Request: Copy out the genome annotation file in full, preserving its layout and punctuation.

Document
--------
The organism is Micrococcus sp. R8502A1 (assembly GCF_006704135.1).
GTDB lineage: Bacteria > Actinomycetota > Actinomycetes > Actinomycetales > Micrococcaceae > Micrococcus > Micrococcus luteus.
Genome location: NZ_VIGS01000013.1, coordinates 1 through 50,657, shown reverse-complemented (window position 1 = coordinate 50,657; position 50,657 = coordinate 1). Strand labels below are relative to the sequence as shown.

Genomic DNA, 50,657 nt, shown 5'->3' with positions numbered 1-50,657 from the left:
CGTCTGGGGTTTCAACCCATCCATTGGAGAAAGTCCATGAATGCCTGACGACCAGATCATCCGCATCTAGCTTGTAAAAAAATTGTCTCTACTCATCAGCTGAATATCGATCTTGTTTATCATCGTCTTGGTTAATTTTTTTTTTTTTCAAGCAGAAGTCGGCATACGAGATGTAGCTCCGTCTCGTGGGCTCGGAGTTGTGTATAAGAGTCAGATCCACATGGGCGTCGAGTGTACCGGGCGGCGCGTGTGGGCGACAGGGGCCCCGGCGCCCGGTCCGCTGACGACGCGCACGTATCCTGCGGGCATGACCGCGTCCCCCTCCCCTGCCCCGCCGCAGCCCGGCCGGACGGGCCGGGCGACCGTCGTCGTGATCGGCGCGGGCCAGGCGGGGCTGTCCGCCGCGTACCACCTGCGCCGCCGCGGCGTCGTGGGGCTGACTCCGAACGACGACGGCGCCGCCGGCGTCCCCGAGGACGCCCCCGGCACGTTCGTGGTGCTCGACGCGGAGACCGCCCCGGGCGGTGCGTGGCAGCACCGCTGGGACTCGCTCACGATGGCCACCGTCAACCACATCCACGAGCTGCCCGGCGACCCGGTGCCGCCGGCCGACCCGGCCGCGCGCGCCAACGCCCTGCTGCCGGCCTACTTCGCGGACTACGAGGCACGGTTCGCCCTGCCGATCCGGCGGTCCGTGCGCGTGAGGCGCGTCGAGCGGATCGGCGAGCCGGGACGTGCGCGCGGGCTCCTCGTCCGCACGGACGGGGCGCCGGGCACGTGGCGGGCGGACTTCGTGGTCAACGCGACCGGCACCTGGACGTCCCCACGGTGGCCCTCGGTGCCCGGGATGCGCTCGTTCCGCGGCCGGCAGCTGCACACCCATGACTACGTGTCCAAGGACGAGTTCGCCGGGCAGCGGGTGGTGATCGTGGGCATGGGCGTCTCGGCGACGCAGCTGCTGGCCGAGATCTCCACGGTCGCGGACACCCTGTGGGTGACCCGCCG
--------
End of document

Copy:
The organism is Micrococcus sp. R8502A1 (assembly GCF_006704135.1).
GTDB lineage: Bacteria > Actinomycetota > Actinomycetes > Actinomycetales > Micrococcaceae > Micrococcus > Micrococcus luteus.
Genome location: NZ_VIGS01000013.1, coordinates 1 through 50,657, shown reverse-complemented (window position 1 = coordinate 50,657; position 50,657 = coordinate 1). Strand labels below are relative to the sequence as shown.

Genomic DNA, 50,657 nt, shown 5'->3' with positions numbered 1-50,657 from the left:
CGTCTGGGGTTTCAACCCATCCATTGGAGAAAGTCCATGAATGCCTGACGACCAGATCATCCGCATCTAGCTTGTAAAAAAATTGTCTCTACTCATCAGCTGAATATCGATCTTGTTTATCATCGTCTTGGTTAATTTTTTTTTTTTTCAAGCAGAAGTCGGCATACGAGATGTAGCTCCGTCTCGTGGGCTCGGAGTTGTGTATAAGAGTCAGATCCACATGGGCGTCGAGTGTACCGGGCGGCGCGTGTGGGCGACAGGGGCCCCGGCGCCCGGTCCGCTGACGACGCGCACGTATCCTGCGGGCATGACCGCGTCCCCCTCCCCTGCCCCGCCGCAGCCCGGCCGGACGGGCCGGGCGACCGTCGTCGTGATCGGCGCGGGCCAGGCGGGGCTGTCCGCCGCGTACCACCTGCGCCGCCGCGGCGTCGTGGGGCTGACTCCGAACGACGACGGCGCCGCCGGCGTCCCCGAGGACGCCCCCGGCACGTTCGTGGTGCTCGACGCGGAGACCGCCCCGGGCGGTGCGTGGCAGCACCGCTGGGACTCGCTCACGATGGCCACCGTCAACCACATCCACGAGCTGCCCGGCGACCCGGTGCCGCCGGCCGACCCGGCCGCGCGCGCCAACGCCCTGCTGCCGGCCTACTTCGCGGACTACGAGGCACGGTTCGCCCTGCCGATCCGGCGGTCCGTGCGCGTGAGGCGCGTCGAGCGGATCGGCGAGCCGGGACGTGCGCGCGGGCTCCTCGTCCGCACGGACGGGGCGCCGGGCACGTGGCGGGCGGACTTCGTGGTCAACGCGACCGGCACCTGGACGTCCCCACGGTGGCCCTCGGTGCCCGGGATGCGCTCGTTCCGCGGCCGGCAGCTGCACACCCATGACTACGTGTCCAAGGACGAGTTCGCCGGGCAGCGGGTGGTGATCGTGGGCATGGGCGTCTCGGCGACGCAGCTGCTGGCCGAGATCTCCACGGTCGCGGACACCCTGTGGGTGACCCGCCG